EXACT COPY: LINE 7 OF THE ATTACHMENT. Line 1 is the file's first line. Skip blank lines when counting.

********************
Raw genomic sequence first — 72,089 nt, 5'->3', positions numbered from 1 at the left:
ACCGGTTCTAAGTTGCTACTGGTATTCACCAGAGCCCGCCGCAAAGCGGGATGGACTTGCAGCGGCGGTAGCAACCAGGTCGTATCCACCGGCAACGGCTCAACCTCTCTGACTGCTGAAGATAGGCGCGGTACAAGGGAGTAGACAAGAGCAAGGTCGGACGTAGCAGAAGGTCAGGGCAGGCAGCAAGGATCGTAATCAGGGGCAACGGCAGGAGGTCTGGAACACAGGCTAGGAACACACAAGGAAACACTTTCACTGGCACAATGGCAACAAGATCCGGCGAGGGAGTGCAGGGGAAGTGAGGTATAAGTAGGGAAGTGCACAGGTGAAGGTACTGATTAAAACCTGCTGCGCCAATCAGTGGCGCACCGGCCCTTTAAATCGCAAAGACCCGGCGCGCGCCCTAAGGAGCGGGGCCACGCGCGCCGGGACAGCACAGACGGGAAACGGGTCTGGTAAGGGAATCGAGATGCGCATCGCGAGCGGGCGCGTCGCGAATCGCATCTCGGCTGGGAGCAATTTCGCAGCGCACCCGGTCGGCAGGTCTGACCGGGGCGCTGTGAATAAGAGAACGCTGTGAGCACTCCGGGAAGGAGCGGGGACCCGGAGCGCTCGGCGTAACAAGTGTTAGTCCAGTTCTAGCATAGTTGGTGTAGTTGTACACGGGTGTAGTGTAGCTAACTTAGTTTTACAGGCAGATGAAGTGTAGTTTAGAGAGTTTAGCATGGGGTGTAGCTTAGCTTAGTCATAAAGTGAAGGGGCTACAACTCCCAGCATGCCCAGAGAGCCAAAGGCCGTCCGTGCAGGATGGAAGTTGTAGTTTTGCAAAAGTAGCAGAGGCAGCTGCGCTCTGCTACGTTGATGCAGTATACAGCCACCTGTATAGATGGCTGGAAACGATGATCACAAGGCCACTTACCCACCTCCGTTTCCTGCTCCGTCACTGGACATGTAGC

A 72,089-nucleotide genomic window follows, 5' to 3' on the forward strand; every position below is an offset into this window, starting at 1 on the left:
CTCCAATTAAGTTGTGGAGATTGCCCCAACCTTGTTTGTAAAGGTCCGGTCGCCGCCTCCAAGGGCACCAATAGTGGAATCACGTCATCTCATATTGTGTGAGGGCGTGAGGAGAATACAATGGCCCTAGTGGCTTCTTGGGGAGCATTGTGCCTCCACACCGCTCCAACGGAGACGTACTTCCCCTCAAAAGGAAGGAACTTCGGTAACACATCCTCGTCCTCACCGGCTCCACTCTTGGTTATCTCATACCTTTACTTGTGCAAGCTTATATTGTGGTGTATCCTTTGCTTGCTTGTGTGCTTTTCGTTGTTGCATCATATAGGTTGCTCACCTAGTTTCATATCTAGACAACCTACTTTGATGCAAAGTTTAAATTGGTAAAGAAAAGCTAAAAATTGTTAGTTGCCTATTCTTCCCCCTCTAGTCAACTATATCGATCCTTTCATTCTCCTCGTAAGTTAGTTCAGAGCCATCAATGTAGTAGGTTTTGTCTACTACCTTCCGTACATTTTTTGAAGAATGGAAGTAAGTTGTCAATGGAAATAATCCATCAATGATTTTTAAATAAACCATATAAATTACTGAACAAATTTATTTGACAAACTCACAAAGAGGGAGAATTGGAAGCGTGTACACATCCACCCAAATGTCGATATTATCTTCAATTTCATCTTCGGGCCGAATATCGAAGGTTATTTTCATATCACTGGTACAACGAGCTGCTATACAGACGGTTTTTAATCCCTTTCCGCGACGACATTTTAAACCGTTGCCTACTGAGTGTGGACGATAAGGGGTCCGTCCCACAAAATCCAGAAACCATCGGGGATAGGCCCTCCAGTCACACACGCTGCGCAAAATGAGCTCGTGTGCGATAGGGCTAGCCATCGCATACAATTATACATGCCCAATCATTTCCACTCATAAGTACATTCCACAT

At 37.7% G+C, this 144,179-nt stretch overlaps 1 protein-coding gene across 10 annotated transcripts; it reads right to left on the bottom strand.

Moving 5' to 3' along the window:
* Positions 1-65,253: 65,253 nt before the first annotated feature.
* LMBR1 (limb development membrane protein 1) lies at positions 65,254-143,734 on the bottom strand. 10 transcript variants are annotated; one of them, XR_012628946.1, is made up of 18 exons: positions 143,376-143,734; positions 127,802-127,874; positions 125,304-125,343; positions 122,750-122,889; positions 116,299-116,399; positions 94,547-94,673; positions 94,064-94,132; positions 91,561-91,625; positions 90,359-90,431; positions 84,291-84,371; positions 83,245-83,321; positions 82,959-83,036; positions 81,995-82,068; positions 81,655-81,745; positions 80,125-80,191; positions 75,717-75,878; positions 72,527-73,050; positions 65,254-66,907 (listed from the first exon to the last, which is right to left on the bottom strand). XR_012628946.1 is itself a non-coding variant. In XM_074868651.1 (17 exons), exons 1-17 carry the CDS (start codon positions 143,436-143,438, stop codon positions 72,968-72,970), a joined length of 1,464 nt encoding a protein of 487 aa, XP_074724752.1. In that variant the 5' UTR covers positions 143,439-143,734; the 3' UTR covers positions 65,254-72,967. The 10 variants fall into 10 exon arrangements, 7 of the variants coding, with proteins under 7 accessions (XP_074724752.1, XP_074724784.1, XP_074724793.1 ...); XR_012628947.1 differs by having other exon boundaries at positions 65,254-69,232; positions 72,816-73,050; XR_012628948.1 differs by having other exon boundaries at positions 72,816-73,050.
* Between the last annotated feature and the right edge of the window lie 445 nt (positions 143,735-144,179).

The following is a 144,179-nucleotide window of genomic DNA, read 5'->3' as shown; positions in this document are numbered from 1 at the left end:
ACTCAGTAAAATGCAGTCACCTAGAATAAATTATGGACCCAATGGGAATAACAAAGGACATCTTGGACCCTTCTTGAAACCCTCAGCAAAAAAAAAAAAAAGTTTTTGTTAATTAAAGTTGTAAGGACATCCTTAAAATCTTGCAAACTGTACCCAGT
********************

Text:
* Positions 1-65,253: 65,253 nt before the first annotated feature.